Document Type



Presented April 3, 2004 at the Cornell LL.M. Association Conference.


In this piece I explore whether, if established, the proposed International Convention on Protection and Promotion of the Rights and Dignity of Persons with Disabilities will be an effective way to limit abuses of the rights of persons diagnosed with mental disabilities. In Section I, I discuss the failure of international human rights law to effectively address these abuses to date. In Section II, I consider the debate surrounding the need for a disability-specific Convention. In Section III, I argue that in order for the proposed Convention to be effective, and not simply a hollow mechanism, it must reject the traditional medical model of disability. Instead, the Convention should reflect a rights-based paradigm premised on a reformulation of "disability" as a social construct. I will argue that with respect to mental disability the medical model still prevails and, with reference to existing human rights instruments, I advance the position that there must be mindfulness of this model’s intrusion into the Convention drafting process. In Section IV, I make specific drafting recommendations that I hope will assist the proposed Convention to realize its full potential. In particular, I discuss some of the principal issues facing the drafters, including the type of treaty to be adopted (one based on non-discrimination or one which adopts a comprehensive approach) and the type of monitoring mechanism which might be established to satisfy both the desire to have a strong follow-up and the concern to avoid counter-productive repetition of existing mechanisms.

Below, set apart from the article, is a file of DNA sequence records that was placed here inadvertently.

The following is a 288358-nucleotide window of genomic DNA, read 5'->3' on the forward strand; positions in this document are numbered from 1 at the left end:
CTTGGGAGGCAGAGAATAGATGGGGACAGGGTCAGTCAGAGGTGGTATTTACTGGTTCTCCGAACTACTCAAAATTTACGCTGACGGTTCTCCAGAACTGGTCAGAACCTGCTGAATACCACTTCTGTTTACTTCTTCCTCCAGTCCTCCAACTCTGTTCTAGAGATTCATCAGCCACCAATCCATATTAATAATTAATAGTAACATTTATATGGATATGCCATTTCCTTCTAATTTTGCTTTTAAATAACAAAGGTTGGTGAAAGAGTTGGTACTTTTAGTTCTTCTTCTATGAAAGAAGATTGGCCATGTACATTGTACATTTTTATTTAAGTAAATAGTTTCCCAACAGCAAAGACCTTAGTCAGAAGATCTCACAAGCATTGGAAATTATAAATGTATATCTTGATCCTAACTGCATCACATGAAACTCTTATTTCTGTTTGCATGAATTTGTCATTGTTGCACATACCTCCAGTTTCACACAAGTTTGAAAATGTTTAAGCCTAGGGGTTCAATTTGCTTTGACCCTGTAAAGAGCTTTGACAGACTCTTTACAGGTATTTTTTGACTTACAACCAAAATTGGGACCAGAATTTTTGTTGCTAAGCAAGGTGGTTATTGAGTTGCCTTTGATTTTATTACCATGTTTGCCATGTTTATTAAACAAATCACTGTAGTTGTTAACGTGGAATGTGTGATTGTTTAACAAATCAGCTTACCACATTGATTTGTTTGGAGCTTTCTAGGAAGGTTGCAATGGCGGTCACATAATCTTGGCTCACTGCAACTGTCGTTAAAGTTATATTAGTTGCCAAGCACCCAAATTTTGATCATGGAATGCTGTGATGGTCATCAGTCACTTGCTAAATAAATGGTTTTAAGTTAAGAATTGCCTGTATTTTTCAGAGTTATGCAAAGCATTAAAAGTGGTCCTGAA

My analysis is informed by my experience as a member of an NGO Delegation to the recent United Nations Working Group Meeting respecting the proposed Convention. Reference is made to psychological science material, particularly with respect to the efficacy of antipsychotic medications.

Date of Authorship for this Version

April 2004


Persons with Disabilities